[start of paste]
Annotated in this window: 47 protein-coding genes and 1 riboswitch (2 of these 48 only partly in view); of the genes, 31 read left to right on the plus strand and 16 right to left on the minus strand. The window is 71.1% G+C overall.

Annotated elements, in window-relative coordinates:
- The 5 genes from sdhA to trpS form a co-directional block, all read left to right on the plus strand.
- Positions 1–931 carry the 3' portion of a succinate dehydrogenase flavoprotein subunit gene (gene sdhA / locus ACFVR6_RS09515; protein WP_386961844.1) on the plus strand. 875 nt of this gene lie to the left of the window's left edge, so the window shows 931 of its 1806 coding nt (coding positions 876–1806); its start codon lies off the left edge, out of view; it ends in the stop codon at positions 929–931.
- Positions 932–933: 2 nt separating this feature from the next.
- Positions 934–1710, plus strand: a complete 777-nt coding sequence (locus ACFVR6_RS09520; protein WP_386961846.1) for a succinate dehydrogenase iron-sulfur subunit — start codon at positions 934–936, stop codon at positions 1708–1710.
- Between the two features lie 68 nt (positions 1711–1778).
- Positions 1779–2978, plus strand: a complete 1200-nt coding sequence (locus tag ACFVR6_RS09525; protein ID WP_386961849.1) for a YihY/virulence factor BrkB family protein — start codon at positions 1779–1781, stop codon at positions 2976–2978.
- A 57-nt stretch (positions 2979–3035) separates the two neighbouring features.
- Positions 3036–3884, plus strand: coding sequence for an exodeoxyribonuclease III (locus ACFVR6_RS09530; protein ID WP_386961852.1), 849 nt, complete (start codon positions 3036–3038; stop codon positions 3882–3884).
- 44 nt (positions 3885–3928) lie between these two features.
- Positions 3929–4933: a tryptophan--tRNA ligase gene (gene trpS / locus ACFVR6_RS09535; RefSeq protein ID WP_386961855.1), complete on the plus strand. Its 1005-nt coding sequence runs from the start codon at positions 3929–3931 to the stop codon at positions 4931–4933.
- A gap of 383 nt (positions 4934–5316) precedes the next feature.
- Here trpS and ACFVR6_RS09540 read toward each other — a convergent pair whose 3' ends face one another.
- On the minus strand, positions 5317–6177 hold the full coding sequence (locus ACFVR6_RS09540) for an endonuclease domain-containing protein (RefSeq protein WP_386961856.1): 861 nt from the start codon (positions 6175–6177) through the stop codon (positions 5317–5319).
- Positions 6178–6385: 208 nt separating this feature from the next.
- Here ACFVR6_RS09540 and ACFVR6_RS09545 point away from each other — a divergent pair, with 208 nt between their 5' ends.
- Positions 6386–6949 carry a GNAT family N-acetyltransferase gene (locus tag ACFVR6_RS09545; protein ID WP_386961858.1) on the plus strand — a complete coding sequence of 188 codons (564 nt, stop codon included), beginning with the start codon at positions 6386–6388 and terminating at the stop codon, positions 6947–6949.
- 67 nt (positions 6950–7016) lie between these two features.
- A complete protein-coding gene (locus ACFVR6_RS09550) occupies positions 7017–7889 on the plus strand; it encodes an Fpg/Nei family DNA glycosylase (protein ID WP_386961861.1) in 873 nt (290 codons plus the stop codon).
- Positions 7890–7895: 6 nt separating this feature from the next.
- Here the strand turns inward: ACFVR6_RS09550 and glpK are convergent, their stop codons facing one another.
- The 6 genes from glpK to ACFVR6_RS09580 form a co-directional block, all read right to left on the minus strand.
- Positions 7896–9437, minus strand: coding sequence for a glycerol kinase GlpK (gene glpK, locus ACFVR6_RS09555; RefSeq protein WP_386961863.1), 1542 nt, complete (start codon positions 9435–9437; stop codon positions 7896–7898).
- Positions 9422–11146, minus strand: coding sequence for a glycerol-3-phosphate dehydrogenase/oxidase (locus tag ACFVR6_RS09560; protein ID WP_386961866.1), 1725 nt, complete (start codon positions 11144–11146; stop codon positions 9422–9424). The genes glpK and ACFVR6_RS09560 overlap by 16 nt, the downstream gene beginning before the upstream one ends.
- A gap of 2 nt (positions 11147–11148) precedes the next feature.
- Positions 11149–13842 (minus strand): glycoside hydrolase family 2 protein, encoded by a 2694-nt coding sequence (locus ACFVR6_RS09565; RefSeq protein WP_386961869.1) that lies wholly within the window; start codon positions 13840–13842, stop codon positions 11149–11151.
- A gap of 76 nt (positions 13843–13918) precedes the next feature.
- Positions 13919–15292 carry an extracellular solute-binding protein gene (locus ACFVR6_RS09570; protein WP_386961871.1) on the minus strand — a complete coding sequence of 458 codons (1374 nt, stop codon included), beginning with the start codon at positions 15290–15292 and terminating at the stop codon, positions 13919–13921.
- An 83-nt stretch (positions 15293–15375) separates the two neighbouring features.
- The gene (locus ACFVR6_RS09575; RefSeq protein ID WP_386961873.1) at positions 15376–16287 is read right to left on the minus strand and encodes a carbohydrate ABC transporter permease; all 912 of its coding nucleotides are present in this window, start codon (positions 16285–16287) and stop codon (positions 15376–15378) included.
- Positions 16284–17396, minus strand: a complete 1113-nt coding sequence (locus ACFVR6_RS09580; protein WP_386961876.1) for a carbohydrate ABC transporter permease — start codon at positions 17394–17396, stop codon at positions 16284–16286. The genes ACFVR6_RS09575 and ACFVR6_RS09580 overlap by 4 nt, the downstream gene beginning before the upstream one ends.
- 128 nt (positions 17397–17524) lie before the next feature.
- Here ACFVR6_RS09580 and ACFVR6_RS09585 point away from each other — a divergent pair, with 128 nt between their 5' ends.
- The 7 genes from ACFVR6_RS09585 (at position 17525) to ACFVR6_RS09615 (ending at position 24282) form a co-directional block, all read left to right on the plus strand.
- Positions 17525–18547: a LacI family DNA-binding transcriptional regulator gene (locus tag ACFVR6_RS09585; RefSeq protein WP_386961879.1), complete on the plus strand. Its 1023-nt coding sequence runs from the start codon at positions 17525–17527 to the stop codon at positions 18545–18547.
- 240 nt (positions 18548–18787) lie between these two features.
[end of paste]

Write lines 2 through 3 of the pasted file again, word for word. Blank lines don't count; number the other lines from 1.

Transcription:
Annotated elements, in window-relative coordinates:
- The 5 genes from sdhA to trpS form a co-directional block, all read left to right on the plus strand.